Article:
|Chennai||Rs. 24470.00 (1.37%)|
|Mumbai||Rs. 24900.00 (0.97%)|
|Delhi||Rs. 24200.00 (1.26%)|
|Kolkata||Rs. 24160.00 (0%)|
|Kerala||Rs. 24000.00 (0.63%)|
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|Hyderabad||Rs. 24140.00 (1.17%)|
* HSI +0.2 pct on Friday, -2.1 pct this week
* CSI300 +0.4 pct on Friday, +1 pct for the week
* HSI suffers worst weekly loss since November
* China autos lifted by strong January sales
* China shippers aided by positive January trade data
By Clement Tan
Feb 8 (Reuters) - China shares rebounded to near multi-month highs, which helped Hong Kong have a slim gain on Friday but couldn't stop it from having its worst week since November before the Lunar New Year break.
Lifting China were auto stocks, thanks to strong January sales, and shippers as the country's exports and imports surged while inflation abated last month.
The first hard Chinese data of the year, released on Friday, pointed to a rebound in external and domestic demand not solely explained by a distorted comparison with January 2012, which included Lunar New Year.
The CSI300 of the top Shanghai and Shenzhen A-share listings rose 0.4 percent on Friday and 1 percent this week, nearing Wednesday's highest close since September 2011. The Shanghai Composite Index gained 0.6 percent on the week, helped by a 0.6 percent rise on Friday.
The Hang Seng Index was up 0.2 percent for the day, but finished the week down 2.1 percent. The China Enterprises Index of the top Chinese listings in Hong Kong, which slipped 0.3 percent on Friday, slumped 4.6 percent for the full week.
This week's outperformance of onshore markets over offshore peers lifted the Hang Seng China A-H Price Index to its highest since October, extending the premium that A-shares have over H-shares that returned a week ago, following a month-long hiatus.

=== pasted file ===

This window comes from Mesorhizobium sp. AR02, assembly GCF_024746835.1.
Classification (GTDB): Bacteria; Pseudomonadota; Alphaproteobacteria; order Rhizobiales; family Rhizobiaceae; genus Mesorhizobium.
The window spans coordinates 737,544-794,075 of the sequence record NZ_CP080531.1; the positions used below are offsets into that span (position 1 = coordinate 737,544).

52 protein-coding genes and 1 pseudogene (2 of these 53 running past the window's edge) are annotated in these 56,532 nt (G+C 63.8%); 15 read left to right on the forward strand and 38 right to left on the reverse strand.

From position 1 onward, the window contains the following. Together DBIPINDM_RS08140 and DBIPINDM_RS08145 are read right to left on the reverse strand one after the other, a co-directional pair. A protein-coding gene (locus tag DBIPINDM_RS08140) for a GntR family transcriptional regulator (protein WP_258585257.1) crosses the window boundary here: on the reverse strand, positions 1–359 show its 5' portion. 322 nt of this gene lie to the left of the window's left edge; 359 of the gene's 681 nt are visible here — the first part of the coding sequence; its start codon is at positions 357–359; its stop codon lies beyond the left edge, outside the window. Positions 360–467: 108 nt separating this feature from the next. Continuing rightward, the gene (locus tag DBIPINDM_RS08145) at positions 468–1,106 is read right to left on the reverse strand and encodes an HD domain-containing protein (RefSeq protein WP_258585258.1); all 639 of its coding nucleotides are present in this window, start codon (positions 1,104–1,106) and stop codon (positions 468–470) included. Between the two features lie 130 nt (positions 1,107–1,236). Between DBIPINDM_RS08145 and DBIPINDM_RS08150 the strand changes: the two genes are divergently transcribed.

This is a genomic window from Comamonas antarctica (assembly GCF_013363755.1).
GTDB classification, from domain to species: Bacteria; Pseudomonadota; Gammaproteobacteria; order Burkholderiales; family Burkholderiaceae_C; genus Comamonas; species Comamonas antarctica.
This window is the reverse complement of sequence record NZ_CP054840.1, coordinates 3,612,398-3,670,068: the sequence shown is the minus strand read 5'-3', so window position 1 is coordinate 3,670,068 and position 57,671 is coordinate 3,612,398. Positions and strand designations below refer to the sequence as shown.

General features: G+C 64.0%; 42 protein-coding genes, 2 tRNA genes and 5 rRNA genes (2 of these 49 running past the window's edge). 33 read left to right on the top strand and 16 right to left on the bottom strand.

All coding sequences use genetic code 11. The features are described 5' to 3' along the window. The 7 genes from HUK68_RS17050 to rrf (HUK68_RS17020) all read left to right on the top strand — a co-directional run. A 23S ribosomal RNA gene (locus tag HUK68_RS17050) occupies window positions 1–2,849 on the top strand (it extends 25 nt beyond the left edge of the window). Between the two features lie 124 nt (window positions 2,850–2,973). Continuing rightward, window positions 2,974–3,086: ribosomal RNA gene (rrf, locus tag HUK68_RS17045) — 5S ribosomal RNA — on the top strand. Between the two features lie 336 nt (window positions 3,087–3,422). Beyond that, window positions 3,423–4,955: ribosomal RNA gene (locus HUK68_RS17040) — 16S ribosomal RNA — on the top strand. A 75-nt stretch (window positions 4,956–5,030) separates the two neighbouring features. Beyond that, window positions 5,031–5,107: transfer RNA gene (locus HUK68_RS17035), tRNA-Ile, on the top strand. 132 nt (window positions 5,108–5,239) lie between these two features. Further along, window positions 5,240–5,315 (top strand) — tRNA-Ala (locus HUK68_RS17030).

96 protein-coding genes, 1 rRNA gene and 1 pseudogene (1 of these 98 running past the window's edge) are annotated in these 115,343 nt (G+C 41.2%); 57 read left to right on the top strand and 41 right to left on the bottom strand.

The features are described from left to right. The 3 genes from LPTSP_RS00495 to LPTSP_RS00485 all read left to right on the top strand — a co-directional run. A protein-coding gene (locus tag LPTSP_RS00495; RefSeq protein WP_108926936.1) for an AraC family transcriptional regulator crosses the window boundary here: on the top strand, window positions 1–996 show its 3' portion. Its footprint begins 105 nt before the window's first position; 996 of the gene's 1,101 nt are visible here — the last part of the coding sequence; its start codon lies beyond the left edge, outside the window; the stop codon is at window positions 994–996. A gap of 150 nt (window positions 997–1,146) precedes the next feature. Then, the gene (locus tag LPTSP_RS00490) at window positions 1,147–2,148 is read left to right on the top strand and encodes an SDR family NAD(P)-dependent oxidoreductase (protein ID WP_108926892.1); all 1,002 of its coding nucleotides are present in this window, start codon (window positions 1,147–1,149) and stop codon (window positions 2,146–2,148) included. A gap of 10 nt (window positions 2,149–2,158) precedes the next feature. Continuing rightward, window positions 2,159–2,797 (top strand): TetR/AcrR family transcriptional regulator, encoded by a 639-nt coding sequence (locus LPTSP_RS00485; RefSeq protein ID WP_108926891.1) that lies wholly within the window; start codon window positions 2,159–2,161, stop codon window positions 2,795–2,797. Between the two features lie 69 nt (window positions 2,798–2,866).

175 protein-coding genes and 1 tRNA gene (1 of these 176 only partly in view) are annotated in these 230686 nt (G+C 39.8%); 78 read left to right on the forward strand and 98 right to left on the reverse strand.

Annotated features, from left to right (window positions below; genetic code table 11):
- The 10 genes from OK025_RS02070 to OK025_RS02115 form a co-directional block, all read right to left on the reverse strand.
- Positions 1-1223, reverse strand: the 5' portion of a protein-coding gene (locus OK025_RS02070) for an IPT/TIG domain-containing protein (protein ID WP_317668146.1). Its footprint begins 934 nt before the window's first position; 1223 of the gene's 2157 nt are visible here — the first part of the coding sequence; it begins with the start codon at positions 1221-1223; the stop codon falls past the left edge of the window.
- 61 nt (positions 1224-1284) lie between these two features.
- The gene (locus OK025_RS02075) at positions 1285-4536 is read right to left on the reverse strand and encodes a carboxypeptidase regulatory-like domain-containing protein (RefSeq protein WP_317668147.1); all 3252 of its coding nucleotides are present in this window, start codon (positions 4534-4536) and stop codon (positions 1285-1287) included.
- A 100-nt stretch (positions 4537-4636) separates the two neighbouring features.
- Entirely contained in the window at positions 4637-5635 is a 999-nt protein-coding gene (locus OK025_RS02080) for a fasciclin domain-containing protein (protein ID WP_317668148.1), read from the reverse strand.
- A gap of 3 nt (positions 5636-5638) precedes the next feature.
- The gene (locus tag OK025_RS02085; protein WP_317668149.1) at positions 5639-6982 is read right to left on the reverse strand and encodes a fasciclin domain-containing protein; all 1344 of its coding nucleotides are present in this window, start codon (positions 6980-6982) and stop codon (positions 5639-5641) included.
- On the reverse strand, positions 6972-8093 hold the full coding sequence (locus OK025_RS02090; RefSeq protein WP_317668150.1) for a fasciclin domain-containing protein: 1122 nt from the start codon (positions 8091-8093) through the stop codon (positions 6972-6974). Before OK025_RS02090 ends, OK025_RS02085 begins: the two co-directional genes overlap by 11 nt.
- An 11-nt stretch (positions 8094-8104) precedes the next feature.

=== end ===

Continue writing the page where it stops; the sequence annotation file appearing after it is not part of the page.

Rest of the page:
Shanghai volumes stayed weak, while Hong Kong turnover was the second-lowest this year ahead of Lunar New Year. Markets in Hong Kong will resume trade on Feb. 14, while onshore Chinese markets reopen Feb. 18.
The season for corporate earnings reports will peak in March, the month when China's annual parliamentary meetings are scheduled.
"There will be a lot of jitters up to March because people are wondering if there will be a repeat of last year's rally stalling around the same time," said Tan Eng Teck, a Singapore-based fund manager with Treasury Asia Asset Management, which manages $1.5 billion in Asia ex-Japan.
In Shanghai, SAIC Motor jumped 7.4 percent to their highest since July 2011 after data showed China's vehicle sales in January jumped 46.4 percent from a year earlier. The strongest growth in almost three years was largely due to the low-base effect.
Rival Changan Auto soared 9.9 percent in Shenzhen to a record high. Great Wall Motor climbed 6.4 percent in Hong Kong and 5.8 percent in Shanghai.
Chinese shippers rose after China's January export data topped expectations. In Hong Kong, China Shipping Development climbed 3.2 percent while China Cosco rose 5.4 percent.
China Minsheng Bank shares slid 2.6 percent in Hong Kong and 4.4 percent in Shanghai after the mid-sized lender received regulatory approval to issue 20 billion yuan ($3.21 billion) in six-year convertible bonds.
For the week, Minsheng shares in Shanghai fell 6.3 percent, their worst weekly result since November 2010. The Hong Kong listing tumbled 8.8 percent for the full week in spite of rising 2.7 percent on Monday to a record high closing.